To Helen Figurative Language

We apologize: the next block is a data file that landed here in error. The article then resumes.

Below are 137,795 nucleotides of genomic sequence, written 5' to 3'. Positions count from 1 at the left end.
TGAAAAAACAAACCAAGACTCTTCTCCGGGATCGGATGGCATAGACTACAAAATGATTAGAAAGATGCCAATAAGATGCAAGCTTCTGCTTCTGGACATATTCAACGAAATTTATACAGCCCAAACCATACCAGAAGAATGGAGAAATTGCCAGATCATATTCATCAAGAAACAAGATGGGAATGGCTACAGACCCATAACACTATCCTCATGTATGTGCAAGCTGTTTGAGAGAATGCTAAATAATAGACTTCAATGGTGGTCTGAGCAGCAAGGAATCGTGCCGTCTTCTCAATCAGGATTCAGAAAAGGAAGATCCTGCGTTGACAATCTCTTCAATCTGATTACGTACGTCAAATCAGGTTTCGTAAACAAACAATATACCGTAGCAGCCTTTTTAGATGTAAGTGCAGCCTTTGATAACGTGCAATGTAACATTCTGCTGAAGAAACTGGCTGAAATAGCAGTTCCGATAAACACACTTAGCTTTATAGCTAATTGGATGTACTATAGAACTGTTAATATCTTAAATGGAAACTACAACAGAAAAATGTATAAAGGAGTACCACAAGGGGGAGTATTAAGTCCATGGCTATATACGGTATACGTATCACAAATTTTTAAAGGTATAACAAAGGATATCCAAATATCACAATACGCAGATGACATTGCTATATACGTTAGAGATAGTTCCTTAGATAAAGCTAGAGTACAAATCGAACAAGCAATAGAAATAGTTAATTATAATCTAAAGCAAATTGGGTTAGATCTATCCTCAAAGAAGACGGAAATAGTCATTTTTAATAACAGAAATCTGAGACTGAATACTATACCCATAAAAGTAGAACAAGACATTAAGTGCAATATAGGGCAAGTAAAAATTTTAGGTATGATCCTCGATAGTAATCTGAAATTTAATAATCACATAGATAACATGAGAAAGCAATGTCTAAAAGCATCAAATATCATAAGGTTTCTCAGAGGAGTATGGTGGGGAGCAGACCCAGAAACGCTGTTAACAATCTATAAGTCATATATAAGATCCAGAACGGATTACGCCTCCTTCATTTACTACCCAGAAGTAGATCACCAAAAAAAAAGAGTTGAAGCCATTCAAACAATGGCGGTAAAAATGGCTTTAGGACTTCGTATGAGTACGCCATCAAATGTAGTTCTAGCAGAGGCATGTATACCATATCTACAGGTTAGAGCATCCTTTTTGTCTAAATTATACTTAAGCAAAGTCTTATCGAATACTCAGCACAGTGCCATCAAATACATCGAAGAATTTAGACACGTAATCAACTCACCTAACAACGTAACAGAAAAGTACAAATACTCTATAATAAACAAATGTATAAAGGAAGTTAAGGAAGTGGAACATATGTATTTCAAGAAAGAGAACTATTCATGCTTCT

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There are many examples of imagery in “To Helen.” For instance, in the first stanza, the speaker uses a simile to compare Helen’s beauty to “those Nicean barks of yore,” which are ships, that brought the “weary way-worn wanderer” back to “his own native shore.” In the second stanza, the speaker uses a metaphor to express how he has roamed “On desperate seas” for a long time, which means his life felt futile and forlorn until he met Helen, and her “hyacinth hair, thy classic face” and her “Naiad airs” brought him home to “the glory that was Greece And the grandeur that was Rome.” Here, the speaker means Helen’s beauty and her attitude akin to a divine water-nymph brings him to a happier place in his life.

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